Historically cork has been ideal to seal and conserve wine in bottles. Its porosity allows micro-oxygenation so the wine can evolve in the bottle. Therefore cork would be ideal for wines that require evolution.
The screw cap is manufactured with aluminium. It protects the wine from possible contamination and preserves the wines aromas and taste. The aluminium cap doesn’t allow the wine to change in any way, it doesn’t improve it either. Therefore it would be ideal for young wines that are made to be consumed relatively soon.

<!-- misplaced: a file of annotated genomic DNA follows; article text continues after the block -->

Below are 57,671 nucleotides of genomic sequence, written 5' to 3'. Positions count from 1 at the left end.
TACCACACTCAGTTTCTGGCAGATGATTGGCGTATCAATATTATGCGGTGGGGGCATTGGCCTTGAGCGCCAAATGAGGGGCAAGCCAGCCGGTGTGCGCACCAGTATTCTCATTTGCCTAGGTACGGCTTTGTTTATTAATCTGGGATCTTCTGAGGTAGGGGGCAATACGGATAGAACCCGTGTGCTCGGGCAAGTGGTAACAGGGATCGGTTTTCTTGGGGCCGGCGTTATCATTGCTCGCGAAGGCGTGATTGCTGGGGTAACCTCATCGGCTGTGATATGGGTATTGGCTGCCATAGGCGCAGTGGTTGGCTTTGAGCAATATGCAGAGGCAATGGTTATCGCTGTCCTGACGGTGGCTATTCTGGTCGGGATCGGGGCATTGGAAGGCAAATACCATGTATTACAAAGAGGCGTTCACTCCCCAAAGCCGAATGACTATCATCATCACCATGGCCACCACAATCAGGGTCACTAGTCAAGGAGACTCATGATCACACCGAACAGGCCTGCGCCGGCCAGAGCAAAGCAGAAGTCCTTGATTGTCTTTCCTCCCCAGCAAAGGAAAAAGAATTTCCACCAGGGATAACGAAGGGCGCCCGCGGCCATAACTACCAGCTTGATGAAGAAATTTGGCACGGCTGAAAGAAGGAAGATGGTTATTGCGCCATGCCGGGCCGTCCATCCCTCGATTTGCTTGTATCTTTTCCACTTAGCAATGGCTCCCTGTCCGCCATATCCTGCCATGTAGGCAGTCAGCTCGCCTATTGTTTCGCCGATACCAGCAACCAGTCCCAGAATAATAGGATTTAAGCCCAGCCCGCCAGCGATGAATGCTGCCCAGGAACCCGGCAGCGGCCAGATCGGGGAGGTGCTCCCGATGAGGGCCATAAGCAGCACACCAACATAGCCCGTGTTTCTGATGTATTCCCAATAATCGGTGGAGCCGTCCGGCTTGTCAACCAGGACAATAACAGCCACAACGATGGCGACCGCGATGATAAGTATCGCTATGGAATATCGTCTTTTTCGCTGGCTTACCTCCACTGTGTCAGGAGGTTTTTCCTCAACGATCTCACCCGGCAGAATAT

Culturally, in Spain at this moment we’re not very prepared for the screw cap, we link it to low quality wine, although it isn’t the case.
People pro-cork stoppers say that opening up a bottle with a corkscrew has something magic about it, something of a ritual. Detractors say that we have to be more practical. Screw cap doesn’t need a tool to open it up, and it opens easily. One of the problems with using cork is that it can suffer a deterioration therefore would transfer bad aromas and taste to the wine. This doesn’t happen to bottles that use screw caps.
My conclusion is that depending on the type of wine that is to be made, the maker should also choose its more adequate seal. Saying this, smaller wineries don’t have the budget that allows them to have two different bottling lines. They end up playing with the various cork qualities.
To be continued!